We report that EM and MI indeed share the vast majority of networks. A key area that appears to be shared is the contralateral primary motor cortex. In previous studies using mass univariate methods there has been varying reports of its involvement (Gerardin et al., 2000; Hanakawa et al., 2003, 2008; Sharma et al., 2008) for a meta-analysis see (Hetu et al., 2013). On a subset of these subjects we have previously reported that MI activates the posterior division rather than the anterior division of the motor cortex (Sharma et al., 2008). In addition to methodological issues with monitoring MI compliance (see Sharma et al., 2006) we have previously suggested that this may explain the lack of BA4 activation often seen in studies of imagery (Hetu et al., 2013).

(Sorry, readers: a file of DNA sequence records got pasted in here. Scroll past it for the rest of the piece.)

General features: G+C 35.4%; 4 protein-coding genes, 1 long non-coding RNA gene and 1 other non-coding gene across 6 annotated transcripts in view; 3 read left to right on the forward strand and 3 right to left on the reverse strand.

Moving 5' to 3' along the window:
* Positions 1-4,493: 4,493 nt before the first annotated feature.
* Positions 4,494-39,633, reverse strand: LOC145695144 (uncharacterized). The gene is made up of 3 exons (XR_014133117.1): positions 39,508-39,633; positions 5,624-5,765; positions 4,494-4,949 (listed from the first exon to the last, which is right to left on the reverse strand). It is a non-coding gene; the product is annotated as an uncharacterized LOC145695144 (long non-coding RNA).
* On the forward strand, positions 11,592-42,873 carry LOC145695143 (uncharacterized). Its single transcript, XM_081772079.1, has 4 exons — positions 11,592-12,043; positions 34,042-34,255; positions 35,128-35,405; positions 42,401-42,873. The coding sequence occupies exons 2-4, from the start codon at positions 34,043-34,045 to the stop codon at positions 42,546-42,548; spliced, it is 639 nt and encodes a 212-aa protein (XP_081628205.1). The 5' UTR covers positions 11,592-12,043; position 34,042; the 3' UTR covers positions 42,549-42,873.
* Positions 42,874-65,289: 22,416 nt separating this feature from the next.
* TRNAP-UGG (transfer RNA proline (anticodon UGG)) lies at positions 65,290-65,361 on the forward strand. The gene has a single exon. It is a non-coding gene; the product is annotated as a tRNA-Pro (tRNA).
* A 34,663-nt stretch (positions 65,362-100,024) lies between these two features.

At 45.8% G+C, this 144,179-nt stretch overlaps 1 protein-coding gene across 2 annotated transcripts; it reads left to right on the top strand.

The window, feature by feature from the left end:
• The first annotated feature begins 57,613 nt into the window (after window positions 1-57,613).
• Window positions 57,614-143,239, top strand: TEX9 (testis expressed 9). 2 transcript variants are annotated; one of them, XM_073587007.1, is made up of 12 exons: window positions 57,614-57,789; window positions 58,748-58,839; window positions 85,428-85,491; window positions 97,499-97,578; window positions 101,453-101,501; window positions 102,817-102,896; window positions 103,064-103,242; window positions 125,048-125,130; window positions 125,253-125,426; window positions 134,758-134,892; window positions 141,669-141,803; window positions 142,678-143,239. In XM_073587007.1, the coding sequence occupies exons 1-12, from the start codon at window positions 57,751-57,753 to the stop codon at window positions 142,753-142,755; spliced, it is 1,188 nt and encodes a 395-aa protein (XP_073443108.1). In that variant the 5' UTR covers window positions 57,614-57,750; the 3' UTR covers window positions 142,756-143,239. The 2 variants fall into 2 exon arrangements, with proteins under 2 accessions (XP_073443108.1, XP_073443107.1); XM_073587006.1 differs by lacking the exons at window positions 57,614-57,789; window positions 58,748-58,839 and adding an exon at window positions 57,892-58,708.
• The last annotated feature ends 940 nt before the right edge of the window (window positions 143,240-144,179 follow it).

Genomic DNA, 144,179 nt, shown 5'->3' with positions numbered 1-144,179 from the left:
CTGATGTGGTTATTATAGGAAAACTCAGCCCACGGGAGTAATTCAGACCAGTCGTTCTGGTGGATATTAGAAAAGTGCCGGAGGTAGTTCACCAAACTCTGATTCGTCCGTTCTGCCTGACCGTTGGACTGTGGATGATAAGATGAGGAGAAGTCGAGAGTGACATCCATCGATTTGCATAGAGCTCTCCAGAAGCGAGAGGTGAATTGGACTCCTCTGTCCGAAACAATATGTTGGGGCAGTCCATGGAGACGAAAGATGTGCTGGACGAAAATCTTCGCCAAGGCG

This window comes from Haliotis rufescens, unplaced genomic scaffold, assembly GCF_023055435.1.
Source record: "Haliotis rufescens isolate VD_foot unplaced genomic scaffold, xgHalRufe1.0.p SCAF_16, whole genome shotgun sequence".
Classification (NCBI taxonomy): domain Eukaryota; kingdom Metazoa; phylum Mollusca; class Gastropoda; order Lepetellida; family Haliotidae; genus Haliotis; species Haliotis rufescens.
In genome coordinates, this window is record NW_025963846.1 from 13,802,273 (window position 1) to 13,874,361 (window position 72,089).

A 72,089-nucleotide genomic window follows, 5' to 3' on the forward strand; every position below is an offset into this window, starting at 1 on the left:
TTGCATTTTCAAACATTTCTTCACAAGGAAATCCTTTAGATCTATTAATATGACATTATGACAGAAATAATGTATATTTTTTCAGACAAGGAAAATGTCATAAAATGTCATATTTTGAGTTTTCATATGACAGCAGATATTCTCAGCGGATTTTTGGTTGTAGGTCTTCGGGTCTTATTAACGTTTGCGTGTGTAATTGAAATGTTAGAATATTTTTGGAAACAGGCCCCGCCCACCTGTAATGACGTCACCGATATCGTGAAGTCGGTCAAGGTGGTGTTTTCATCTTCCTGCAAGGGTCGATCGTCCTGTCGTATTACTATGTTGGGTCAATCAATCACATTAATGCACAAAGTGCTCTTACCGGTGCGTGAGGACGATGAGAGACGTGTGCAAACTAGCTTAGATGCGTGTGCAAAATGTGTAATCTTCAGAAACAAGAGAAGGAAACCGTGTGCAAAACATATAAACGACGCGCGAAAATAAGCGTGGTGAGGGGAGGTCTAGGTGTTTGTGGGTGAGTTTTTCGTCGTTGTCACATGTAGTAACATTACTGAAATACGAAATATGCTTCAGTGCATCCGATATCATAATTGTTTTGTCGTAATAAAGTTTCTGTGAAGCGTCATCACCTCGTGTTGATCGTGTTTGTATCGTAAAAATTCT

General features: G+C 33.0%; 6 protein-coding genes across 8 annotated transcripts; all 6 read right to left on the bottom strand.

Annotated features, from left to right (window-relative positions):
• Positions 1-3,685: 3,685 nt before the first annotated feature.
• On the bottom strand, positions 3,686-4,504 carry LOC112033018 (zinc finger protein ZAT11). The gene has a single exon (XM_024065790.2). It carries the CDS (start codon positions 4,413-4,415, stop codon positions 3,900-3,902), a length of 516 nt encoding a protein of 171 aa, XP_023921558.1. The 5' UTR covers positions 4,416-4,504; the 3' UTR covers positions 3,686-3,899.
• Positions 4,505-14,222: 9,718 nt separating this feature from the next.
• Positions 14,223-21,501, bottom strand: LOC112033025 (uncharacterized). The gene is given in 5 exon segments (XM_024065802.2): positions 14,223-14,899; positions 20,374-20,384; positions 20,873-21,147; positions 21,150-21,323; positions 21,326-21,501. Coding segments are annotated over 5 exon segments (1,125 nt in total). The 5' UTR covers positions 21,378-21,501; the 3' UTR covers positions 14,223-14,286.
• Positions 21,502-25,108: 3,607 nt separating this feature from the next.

The motor cortex is a central node in motor learning (Muellbacher et al., 2002) and recovery after stroke (Calautti et al., 2001; Ward and Cohen, 2004; Cramer, 2008; Sharma and Cohen, 2010). Demonstrating that MI includes the contralateral primary motor cortex strengthens the rationale for using it as a form of training after stroke. The motor cortex has been shown to have a number of different functions (Sanes and Donoghue, 2000). In this context it is likely to be involved in aspects of motor control that precede actual movement (as a result of discharge via the CST). The deactivation of the dorsal aspect of BA4 in IC's 1,2, and 3, needs to be explored further. Consistent with studies using conventional fMRI analysis (Gerardin et al., 2000; Sharma et al., 2008) it should be noted that while IC's involving the contralateral motor cortex are shared between imagery and EM they are more involved in the latter. This raises an important point. Typically MI is used as an alternative means to access the motor system when EM is difficult or not possible (Sharma et al., 2006). Given that we report that the shared networks are activated less during imagery than EM, our results imply that for MI to be as effective as EM the duration of training may need to be greater. Indeed behavioral studies suggest MI training is generally less effective than physical training (Gentili et al., 2010).